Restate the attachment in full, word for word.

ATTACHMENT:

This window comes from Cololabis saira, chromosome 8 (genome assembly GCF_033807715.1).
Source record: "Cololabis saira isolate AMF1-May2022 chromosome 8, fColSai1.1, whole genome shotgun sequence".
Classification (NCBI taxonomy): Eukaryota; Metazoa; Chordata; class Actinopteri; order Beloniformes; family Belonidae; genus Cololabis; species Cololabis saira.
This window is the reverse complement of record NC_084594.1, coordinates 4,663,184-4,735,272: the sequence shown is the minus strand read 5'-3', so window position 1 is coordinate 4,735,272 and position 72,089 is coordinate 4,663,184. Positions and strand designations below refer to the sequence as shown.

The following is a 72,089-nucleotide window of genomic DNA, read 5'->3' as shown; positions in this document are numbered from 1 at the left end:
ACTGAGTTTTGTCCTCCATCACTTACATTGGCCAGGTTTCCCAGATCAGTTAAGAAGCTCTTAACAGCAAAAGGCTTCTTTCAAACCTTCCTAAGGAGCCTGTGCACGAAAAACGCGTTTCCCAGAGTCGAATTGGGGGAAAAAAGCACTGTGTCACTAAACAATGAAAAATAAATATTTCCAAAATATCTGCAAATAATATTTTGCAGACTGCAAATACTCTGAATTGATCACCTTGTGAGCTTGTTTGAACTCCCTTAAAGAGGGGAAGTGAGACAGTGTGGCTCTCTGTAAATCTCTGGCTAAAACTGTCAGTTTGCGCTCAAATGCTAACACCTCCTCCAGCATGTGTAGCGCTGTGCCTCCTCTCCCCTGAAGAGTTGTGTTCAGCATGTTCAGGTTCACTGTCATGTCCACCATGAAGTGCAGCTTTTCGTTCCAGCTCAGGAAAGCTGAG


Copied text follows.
This window comes from Cololabis saira, chromosome 8 (genome assembly GCF_033807715.1).
Source record: "Cololabis saira isolate AMF1-May2022 chromosome 8, fColSai1.1, whole genome shotgun sequence".
Classification (NCBI taxonomy): Eukaryota; Metazoa; Chordata; class Actinopteri; order Beloniformes; family Belonidae; genus Cololabis; species Cololabis saira.
This window is the reverse complement of record NC_084594.1, coordinates 4,663,184-4,735,272: the sequence shown is the minus strand read 5'-3', so window position 1 is coordinate 4,735,272 and position 72,089 is coordinate 4,663,184. Positions and strand designations below refer to the sequence as shown.

The following is a 72,089-nucleotide window of genomic DNA, read 5'->3' as shown; positions in this document are numbered from 1 at the left end:
ACTGAGTTTTGTCCTCCATCACTTACATTGGCCAGGTTTCCCAGATCAGTTAAGAAGCTCTTAACAGCAAAAGGCTTCTTTCAAACCTTCCTAAGGAGCCTGTGCACGAAAAACGCGTTTCCCAGAGTCGAATTGGGGGAAAAAAGCACTGTGTCACTAAACAATGAAAAATAAATATTTCCAAAATATCTGCAAATAATATTTTGCAGACTGCAAATACTCTGAATTGATCACCTTGTGAGCTTGTTTGAACTCCCTTAAAGAGGGGAAGTGAGACAGTGTGGCTCTCTGTAAATCTCTGGCTAAAACTGTCAGTTTGCGCTCAAATGCTAACACCTCCTCCAGCATGTGTAGCGCTGTGCCTCCTCTCCCCTGAAGAGTTGTGTTCAGCATGTTCAGGTTCACTGTCATGTCCACCATGAAGTGCAGCTTTTCGTTCCAGCTCAGGAAAGCTGAG